- Associated Press - Friday, June 19, 2015

KEARNY, Ariz. (AP) - A train blasting water was among the resources that helped firefighters make progress Friday in controlling a brush fire near a rural Arizona community.

Arizona State Forestry spokesman Mike Reichling said this was the first time he had seen a train used at the scene of a wildfire. Two Copper Basin Railway cars equipped with water cannons have been blasting hot spots along the Gila River bed near Kearny, about 85 miles southeast of Phoenix. While helicopters and dozers have been tackling the fire, the train has played a key role.

“We work very closely with the firefighters,” Railway President Jake Jacobson said. “We can help to provide them water in remote places.”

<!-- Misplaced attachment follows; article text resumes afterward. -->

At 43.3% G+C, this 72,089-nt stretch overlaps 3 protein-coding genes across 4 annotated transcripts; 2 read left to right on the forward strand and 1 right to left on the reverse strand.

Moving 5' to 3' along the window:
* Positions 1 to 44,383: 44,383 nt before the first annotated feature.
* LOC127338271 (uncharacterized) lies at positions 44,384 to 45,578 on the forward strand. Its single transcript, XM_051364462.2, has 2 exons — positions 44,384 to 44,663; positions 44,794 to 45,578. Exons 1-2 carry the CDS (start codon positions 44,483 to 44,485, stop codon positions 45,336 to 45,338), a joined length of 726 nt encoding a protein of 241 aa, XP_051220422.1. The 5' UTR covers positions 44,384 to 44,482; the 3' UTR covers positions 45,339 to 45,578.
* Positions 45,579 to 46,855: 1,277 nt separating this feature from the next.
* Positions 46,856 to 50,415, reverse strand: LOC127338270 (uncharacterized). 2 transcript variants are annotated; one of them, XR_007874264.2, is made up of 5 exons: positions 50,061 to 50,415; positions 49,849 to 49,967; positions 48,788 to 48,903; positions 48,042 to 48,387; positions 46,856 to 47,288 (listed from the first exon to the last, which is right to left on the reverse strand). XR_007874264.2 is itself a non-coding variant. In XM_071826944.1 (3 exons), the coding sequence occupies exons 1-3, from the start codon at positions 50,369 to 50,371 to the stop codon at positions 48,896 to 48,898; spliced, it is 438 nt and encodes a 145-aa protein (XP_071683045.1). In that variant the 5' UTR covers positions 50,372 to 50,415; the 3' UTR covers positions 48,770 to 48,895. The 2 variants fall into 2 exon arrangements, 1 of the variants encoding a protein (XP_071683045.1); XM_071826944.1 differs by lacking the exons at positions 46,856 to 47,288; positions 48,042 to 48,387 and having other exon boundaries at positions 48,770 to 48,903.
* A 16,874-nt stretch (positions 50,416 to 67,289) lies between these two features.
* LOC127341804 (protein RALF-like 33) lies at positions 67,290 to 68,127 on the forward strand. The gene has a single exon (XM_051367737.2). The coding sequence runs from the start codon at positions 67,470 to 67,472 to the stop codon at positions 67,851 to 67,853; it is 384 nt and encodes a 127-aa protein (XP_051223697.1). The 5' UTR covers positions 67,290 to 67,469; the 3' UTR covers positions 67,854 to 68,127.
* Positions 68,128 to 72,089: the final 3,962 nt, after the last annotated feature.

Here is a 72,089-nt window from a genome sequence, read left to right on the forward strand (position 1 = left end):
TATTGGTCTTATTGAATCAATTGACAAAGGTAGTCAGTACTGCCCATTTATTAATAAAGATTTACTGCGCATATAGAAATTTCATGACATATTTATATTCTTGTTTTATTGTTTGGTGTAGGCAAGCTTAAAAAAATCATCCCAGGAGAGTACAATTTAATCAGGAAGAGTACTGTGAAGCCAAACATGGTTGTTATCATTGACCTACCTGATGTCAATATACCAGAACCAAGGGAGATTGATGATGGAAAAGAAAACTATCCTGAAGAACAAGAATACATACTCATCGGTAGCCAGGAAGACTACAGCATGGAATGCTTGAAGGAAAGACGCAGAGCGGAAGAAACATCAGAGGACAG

The water tank cars, which are only operated by Copper Basin employees, have been focusing on dousing hot spots while they ride the tracks. Each car can hold 15,000 gallons of water and disperse it as far as 250 feet, Jacobson said. The rail tank cars were transformed as water tank cars in the mid-1990s. Based in Hayden, the Arizona short-line railroad stretches 54 miles from Magma to Winkelman.

The wildfire began Wednesday in the dry Gila River bed and has torn through more than 2 square miles of salt cedar trees. Fire officials said it was 40 percent contained and burning away from the town of about 2,000 people. About 300 residents were initially evacuated from their homes, including a trailer park. Reichling said a handful was still not yet allowed to return.

The rail cars were prepped as soon as the railway heard about the fire, Jacobson said. At the start of wildfire season, they are filled with water and undergo maintenance checks. They offer another form of protection for bridges along the tracks as well as buildings in proximity.

“It’s just part of what we do as railroaders and what we do for the community we have the good blessing of running our trains through,” Jacobson said.

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